Long-term Treasury yields remain low despite the fiscal stimulus from the Trump tax cut because of a mistaken belief on Wall Street in the theory of the “new normal”, said Kevin Hassett, White House’s top economist.
“The previous administration’s economists…had convinced everybody that we’re in this new normal,” that had nothing to do with President Barack Obama’s economic policies and was “exogenous,” Hassett said on Wednesday during a moderated discussion at the Summit on the Economy sponsored by the Economic Innovation Group and the Governor’s Woods Foundation.
Hassett forecast that second-quarter growth of gross-domestic-product is likely to boost the 12-month growth rate above 3%.
“Enough of the market was convinced by the new normal guys that we’re stuck slowly [growing] forever, that one good year of 3% hasn’t really changed their minds about growth five years from now,” Hassett said.
“The question is – is it a blip?” he asked, and then went on to say that it wouldn’t be.
“What is going to happen is we’re going to have 3% growth this year, we’re going to have 3% growth next year and we’re going to ask ourselves next year about the year after that,” he said.
“And as that happens, one could expect an effect on the yield curve,” he added.
The yield on the 10-year Treasury note
briefly rose above 3% in mid-May, a seven-year high, but has since fallen back below 2.9% since mid-June. Bond yields rise as prices fall.
The yield gap, or yield curve, between 2-year Treasurys and the 10-year note, sensitive to inflation expectations and market fears, are at the narrowest since August of 2007. The 2-year note is the most sensitive to the Federal Reserve’s efforts to normalize interest rates from post-crisis levels.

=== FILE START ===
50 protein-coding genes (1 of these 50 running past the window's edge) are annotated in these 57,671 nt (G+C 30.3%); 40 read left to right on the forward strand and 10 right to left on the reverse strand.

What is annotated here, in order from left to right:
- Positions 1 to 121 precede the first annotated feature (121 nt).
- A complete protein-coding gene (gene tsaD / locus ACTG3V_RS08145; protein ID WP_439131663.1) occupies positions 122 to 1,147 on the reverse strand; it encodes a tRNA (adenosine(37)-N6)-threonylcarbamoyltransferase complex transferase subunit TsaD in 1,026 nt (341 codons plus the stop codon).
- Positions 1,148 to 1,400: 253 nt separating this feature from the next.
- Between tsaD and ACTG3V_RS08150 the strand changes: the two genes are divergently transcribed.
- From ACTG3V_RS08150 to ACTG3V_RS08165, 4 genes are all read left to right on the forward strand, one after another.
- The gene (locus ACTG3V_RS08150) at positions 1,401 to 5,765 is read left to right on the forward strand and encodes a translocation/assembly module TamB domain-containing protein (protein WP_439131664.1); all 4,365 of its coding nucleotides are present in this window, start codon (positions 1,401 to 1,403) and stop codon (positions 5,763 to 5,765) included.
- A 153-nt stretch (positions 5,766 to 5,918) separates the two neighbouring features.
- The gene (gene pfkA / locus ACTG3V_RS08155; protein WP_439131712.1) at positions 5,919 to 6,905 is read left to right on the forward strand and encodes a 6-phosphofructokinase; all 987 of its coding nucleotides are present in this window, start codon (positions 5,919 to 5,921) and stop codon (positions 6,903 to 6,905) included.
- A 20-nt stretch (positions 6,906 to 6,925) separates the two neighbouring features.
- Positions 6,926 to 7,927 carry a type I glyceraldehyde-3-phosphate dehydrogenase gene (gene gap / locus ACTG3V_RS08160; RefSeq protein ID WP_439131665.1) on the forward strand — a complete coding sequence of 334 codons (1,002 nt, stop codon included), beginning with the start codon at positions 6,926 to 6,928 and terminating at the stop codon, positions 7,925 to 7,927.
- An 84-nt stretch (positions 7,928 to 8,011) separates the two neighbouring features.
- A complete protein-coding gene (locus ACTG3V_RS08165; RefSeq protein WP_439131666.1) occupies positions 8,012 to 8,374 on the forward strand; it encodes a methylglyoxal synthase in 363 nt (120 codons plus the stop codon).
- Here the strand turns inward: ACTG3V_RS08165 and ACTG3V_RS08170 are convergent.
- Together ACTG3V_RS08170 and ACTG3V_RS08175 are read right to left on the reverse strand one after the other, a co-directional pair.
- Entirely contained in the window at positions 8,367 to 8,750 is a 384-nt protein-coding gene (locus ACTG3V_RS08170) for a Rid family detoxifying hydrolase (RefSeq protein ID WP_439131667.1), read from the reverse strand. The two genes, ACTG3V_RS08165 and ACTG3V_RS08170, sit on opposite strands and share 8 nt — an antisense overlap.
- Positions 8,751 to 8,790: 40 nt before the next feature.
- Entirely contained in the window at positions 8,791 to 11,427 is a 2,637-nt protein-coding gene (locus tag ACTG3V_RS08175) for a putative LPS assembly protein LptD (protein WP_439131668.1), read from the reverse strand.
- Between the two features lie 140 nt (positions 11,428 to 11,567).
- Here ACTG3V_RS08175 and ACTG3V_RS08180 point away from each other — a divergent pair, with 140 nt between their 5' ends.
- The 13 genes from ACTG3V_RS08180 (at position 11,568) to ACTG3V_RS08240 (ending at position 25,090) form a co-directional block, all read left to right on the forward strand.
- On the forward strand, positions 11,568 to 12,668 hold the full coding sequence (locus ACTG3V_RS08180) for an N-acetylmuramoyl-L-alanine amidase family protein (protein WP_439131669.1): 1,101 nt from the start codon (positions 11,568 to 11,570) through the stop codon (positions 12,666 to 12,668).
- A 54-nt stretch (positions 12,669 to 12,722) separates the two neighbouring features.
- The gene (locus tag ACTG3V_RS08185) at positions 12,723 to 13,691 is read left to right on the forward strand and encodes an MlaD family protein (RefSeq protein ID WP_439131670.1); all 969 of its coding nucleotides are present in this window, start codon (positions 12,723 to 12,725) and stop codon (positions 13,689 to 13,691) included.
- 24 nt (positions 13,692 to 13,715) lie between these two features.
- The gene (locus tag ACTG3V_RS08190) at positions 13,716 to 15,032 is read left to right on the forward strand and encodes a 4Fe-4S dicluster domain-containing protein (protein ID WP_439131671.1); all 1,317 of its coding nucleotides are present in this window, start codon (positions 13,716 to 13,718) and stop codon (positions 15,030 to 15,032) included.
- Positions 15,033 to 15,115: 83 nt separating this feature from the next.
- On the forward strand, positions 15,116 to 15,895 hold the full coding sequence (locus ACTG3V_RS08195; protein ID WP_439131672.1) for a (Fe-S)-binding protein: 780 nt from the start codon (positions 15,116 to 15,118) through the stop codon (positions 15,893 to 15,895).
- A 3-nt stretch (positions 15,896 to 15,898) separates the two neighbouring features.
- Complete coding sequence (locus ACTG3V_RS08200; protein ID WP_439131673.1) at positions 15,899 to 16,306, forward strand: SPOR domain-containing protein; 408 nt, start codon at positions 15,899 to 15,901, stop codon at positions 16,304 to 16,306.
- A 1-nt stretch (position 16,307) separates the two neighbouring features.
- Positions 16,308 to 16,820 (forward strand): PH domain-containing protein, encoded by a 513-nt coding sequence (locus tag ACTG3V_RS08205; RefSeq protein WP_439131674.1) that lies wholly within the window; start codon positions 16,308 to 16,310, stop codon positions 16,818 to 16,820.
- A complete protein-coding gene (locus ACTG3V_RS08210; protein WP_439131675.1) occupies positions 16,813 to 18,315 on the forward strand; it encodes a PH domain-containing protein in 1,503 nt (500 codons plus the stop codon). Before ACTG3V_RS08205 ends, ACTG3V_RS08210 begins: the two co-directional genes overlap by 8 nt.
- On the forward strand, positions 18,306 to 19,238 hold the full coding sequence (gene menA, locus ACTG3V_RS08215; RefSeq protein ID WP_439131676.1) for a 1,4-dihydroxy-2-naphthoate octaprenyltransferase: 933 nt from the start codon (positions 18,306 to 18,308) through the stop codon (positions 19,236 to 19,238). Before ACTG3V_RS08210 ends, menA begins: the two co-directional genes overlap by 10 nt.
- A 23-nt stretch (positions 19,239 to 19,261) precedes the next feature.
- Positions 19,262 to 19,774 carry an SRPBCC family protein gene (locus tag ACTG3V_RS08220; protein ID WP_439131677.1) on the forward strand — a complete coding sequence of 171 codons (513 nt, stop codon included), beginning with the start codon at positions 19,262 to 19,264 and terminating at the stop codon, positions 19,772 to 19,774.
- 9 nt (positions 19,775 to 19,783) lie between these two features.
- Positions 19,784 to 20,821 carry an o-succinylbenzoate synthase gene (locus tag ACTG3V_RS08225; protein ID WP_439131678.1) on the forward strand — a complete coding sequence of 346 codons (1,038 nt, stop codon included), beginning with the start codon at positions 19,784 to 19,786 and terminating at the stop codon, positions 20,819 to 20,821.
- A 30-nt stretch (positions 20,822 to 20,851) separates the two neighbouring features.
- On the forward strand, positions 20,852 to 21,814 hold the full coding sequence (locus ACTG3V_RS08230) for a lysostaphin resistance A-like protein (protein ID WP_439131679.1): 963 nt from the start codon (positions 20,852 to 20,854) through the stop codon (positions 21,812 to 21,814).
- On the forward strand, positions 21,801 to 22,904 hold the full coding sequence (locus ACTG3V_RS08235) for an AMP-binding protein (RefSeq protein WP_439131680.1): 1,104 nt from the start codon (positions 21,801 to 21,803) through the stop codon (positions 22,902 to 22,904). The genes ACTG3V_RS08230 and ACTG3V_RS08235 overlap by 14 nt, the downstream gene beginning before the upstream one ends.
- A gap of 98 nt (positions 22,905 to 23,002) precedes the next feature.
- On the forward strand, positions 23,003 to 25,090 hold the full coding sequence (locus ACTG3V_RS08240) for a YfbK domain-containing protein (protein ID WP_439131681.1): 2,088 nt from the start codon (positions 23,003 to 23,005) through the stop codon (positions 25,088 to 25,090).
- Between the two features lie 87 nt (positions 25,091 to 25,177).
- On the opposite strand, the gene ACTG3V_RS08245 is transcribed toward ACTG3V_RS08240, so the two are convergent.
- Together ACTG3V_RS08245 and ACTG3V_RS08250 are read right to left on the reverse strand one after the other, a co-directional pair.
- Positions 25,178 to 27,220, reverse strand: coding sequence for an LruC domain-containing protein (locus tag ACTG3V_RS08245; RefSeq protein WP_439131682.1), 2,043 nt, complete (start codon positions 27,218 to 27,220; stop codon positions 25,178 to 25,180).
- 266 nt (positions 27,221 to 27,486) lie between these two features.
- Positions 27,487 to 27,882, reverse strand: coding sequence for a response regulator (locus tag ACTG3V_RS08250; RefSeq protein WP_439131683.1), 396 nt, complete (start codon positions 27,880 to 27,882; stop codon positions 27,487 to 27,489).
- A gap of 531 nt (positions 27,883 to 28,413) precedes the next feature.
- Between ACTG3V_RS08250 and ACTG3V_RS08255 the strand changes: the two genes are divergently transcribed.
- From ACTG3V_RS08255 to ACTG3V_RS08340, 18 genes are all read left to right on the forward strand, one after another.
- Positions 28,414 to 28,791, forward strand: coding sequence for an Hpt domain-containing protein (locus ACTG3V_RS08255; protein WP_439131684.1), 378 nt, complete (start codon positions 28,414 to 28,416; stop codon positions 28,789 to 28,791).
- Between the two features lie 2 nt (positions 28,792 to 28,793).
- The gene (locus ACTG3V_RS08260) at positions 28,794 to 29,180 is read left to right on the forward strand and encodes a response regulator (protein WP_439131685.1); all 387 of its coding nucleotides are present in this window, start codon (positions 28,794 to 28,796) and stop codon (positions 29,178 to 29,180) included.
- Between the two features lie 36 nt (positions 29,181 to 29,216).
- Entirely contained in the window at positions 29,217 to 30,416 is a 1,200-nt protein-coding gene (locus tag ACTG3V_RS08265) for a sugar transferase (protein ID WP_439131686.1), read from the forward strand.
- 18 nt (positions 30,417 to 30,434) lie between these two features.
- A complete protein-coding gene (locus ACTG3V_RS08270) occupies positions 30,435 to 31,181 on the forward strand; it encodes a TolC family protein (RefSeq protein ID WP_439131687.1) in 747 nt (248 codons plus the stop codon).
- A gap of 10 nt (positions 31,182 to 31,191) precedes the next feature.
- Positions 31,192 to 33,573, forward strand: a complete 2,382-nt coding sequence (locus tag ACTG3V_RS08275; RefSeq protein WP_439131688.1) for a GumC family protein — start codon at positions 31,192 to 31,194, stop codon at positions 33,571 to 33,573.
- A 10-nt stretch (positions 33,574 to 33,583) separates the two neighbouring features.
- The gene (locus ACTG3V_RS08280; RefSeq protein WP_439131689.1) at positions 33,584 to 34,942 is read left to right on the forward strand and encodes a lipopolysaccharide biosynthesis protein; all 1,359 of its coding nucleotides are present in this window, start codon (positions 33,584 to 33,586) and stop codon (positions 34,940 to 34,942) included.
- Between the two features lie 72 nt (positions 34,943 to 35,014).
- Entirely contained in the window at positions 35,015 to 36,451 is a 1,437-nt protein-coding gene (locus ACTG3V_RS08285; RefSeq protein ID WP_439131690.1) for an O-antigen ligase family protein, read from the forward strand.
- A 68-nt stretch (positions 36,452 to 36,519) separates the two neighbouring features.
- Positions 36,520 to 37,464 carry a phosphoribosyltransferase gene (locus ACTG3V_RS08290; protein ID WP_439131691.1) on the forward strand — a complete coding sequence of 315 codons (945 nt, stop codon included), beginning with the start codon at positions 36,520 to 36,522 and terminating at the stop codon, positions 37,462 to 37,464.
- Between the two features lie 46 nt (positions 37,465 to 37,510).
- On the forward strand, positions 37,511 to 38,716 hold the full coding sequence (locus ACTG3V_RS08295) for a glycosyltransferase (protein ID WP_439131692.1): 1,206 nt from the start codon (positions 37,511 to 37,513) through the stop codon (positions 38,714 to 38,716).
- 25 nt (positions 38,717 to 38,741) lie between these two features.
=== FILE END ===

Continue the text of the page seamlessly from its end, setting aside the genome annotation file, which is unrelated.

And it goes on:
The uncanny spread tightening between 2-year and 10-year paper, is particularly notable because investors tend to demand a richer yield for lending over a longer period, with lower rates at the longer end suggesting that investors are communicating concerns about the long-term economic outlook or stagnant inflation.
Moreover, an inverted yield curve, where short-dated notes yield more than their longer-term counterparts have been an accurate predictor of recessions.
Private forecasters don’t share Hassett’s optimistic growth projections.
The Philadelphia Fed’s survey of 36 economic forecasters sees predict real GDP growth of 2.8% in 2018, 2.7% in 2019 and 1.9% in 2020.
The term “new normal” in these circumstances was coined by Mohamed El-Erian, the chief economic adviser at Allianz, and was popularized by former Treasury Secretary Larry Summers, who termed it “secular stagnation.”
The basic idea is that slowing population growth would mean low investment demand contributing to slowing rate of economic expansion.